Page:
The Kenya-Uganda Railways, whose construction began at the Coast town of Mombasa in 1896, reached Kisumu in 1901. The bulk of the labor in the construction of this railway was provided by Indians who had been recruited back at home by the British.
When the project was completed, many of the Indians decided to stay on in Kenya and acquired citizenship. Through government loans they started businesses in towns, particularly, Nairobi, Mombasa, Kisumu and Nakuru.
The Indian population grew fast in Kisumu and in 1925, the colonial government started an Indian Primary School in the town to cater for education of their children. In 1948, the school became a government Indian High School, the primary being moved to another near by site.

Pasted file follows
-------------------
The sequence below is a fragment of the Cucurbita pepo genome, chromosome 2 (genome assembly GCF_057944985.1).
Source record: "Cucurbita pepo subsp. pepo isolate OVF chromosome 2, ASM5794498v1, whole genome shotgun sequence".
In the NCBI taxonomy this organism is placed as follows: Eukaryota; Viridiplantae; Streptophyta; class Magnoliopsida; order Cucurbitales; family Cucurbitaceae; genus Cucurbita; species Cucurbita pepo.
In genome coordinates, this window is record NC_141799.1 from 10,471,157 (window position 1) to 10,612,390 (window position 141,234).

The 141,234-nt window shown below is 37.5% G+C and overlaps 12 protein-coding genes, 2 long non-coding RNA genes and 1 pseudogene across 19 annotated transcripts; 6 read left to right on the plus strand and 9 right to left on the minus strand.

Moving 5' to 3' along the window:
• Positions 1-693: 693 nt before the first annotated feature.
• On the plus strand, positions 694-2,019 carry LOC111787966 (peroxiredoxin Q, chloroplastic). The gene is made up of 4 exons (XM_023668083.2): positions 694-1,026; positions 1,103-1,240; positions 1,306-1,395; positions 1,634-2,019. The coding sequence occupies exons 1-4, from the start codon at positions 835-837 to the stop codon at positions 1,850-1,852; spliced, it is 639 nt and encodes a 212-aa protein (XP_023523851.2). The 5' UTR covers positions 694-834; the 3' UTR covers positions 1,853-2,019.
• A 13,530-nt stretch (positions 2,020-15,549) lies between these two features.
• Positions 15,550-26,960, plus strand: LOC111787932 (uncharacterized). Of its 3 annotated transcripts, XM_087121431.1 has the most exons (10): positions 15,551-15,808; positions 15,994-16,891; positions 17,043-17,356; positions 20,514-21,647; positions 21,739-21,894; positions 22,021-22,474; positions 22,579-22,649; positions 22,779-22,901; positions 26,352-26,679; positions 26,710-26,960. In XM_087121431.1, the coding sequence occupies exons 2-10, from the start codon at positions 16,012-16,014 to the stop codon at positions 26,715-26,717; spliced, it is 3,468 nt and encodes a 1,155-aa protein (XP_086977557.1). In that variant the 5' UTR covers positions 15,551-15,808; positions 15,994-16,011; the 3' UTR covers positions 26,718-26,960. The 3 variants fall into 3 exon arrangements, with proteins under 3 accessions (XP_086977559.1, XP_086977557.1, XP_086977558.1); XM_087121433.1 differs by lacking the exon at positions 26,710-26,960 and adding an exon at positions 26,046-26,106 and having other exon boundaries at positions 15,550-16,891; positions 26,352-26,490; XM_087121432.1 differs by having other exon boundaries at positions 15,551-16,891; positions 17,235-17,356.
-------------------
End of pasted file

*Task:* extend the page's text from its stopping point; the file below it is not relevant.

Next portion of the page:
Initially the school was co-educational but in 1961 a separate school was started for girls in the vicinity and our school took its present name Kisumu Boys’ High School.
Three years later in 1964, A-level was started with girls and boys taking both Sciences and Arts courses. Prior to 1966, the school was catering only for Indian children and did not have any African in its management.
With the first African Board of Governors chairman being appointed, immediately thereafter, the school began to enroll pupils of African descent. Today the school is almost entirely African with only a few Asian students and Board members.